We may choose to interpret “harmonious with itself” to mean that there are no contradictions in nature. In the material world. In “reality”.
“There are no conflicts in reality.”
For example, if we measure the length of a rod, by two different methods, and get two different answers, we don’t compromise. We don’t say “let’s split the difference and use the average between the two methods”. The contradiction between the two methods signals us that somewhere along the line we have made an erroneous assumption of some kind. And so we’ll go looking for that flawed assumption, and never accept a compromise. Such is the strength of our belief that there can be no contradictions in nature.
But this pillar is about conflicts, not contradictions. A conflict can occur any time we have opposing requirements, such as the need for an aircraft wing to be both strong and light. All undesirable effects (in the cause-effect relationships within a given situation) stem from such conflicts.
So this pillar is about choosing to proceed such that we treat every conflict like a scientist treats a contradiction. Which means, examining the conflict to uncover the inherent erroneous assumption(s), and refusing compromise as a way out.
“Don’t accept conflict as a given.”
Note: All forms of optimising and optimisation fall into the category of “compromising”. Such a waste of everyone’s time and talents.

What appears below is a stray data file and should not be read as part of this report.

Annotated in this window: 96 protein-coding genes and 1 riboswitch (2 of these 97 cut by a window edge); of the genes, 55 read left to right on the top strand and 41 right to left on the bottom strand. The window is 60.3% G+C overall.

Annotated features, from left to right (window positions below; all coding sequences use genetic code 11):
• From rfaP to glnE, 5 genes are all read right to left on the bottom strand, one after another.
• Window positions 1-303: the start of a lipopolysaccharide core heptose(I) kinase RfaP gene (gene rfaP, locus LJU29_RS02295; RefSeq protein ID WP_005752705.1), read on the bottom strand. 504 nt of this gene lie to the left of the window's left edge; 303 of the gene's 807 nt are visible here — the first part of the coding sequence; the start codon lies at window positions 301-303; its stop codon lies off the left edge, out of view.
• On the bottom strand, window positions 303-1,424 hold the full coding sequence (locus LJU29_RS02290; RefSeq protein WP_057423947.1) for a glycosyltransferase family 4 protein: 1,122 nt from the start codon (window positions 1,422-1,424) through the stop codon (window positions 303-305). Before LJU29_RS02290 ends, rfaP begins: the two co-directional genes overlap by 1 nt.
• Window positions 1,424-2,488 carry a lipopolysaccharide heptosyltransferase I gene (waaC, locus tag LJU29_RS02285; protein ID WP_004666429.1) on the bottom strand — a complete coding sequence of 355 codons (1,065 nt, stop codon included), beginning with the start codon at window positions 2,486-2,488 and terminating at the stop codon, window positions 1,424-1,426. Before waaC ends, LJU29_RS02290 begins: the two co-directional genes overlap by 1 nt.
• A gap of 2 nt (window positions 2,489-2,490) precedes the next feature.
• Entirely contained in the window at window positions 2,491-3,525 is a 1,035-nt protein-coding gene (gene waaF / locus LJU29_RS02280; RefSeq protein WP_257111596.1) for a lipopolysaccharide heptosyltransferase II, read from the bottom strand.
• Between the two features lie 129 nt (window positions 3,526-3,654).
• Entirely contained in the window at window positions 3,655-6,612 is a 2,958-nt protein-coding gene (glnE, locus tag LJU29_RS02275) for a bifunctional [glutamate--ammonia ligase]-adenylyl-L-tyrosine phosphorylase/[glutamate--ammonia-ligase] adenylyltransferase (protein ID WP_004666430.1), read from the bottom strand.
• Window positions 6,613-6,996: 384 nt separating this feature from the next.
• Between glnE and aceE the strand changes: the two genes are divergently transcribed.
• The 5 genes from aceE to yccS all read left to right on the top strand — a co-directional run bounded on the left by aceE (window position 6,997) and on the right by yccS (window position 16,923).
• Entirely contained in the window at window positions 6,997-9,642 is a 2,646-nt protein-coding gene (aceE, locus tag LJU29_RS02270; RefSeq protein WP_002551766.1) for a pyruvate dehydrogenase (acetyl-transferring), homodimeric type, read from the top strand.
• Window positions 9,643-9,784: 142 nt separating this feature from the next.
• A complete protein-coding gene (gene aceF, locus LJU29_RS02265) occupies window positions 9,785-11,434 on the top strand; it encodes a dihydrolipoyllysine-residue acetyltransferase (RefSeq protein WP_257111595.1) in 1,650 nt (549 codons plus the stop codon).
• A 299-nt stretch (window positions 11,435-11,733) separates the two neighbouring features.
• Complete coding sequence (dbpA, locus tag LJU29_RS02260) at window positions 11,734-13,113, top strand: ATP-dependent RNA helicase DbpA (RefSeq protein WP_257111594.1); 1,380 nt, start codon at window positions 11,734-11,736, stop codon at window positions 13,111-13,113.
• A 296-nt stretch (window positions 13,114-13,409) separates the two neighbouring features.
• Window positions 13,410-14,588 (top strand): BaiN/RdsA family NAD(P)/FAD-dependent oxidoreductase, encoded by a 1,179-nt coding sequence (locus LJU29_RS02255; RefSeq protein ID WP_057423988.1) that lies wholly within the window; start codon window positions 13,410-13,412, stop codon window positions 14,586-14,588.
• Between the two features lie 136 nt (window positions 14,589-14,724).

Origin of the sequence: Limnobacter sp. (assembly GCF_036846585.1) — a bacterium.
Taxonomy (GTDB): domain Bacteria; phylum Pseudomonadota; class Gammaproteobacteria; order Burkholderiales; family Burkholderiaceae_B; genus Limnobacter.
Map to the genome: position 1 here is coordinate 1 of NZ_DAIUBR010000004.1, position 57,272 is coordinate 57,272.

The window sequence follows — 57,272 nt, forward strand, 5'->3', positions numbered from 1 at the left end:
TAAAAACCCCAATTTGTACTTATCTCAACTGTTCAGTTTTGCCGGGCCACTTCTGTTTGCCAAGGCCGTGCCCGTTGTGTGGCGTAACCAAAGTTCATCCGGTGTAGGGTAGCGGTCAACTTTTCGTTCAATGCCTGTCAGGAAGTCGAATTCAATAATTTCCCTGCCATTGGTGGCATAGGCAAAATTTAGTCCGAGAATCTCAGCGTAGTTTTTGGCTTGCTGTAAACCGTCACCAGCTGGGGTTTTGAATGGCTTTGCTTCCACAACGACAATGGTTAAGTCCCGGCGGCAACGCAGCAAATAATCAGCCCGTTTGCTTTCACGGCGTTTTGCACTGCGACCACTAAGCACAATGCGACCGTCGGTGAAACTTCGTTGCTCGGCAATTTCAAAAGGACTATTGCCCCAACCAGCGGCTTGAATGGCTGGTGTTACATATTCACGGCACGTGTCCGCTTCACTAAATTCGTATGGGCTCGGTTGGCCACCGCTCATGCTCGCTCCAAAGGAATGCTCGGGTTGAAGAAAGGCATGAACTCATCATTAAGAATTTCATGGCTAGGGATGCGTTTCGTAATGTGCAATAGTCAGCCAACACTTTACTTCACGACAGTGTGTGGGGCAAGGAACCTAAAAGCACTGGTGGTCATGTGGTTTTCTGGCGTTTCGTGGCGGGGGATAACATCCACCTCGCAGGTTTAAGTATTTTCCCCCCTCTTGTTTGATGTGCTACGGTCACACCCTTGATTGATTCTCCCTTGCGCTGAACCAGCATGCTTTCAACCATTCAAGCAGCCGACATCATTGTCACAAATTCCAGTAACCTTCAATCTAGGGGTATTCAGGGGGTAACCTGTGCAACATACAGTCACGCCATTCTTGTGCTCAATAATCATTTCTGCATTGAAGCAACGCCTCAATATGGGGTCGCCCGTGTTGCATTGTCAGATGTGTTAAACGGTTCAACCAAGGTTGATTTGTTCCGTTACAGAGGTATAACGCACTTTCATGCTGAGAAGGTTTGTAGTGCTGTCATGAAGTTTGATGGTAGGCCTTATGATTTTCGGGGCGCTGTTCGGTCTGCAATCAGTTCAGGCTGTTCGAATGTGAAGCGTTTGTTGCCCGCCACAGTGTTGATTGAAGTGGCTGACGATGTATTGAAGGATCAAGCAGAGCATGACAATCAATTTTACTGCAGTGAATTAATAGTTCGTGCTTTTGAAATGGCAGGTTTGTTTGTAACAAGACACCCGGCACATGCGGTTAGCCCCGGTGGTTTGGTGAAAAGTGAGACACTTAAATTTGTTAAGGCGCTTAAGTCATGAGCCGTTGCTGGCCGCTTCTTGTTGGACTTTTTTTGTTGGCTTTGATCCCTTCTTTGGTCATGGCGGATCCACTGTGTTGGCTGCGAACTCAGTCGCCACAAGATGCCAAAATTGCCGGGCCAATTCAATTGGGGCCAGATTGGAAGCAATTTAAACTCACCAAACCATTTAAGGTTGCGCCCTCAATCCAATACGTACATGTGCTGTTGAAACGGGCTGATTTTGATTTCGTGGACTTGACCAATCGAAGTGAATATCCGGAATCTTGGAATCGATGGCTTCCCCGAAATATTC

Pillar: People Are Good
With this pillar, we come back again to the idea of harmony. This time we’re interested in another obstacle to thinking clearly: blaming others.
“Blaming another person is not a solution.”
In fact, in many cases, blaming others points us in the wrong direction, away from a solution. Even if the person we blame were to be fired, in most cases the problem will remain. Blaming is a sure-fire way to undermine the harmony in our personal relationships.
And we need that harmony, so that we can collaborate effectively with other people (our peers, our suppliers, our customers) in finding the solutions we seek.
So, we choose to proceed with the deep conviction that harmony exists in any relationship between people (even though in most cases, by default, we don’t bother to find and implement it). We choose to proceed on the basis that
“Win-Win is always possible.”
This perspective allows us to think more clearly, and find solutions that work for all parties involved, not just one side. Yes, it’s more work, but it gives our solutions much more stickability.
And, incidentally, for effective harmonious relationships, we have to care about the people involved. We have to invest the time and effort into knowing them and their true needs (cf. The Antimatter Principle).
Pillar: Never Say I Know
When we choose to proceed on the basis that we know about a situation, we’re unlikely to seek improvements, to check for holes in our logic or understanding, or to believe that the situation can be improved.
So, let’s always proceed as if we DON’T know. This choice can help us think more clearly, examine the situation afresh, and discover different, more effective ways of doing the things that need doing.
“Every situation can be substantially improved.”
You may see the above pillars as largely philosophical, as a way of looking at the world. Personally, I choose to see them as pragmatic, as a way of interacting with the world. And, returning to the notion of harmony, we may begin to see how all these pillars complement each other, harmoniously.
Harmony: “the quality of forming a pleasing and consistent whole.”
The Choice ~ Eliyahu M. Goldratt and Efrat Goldratt-Ashlag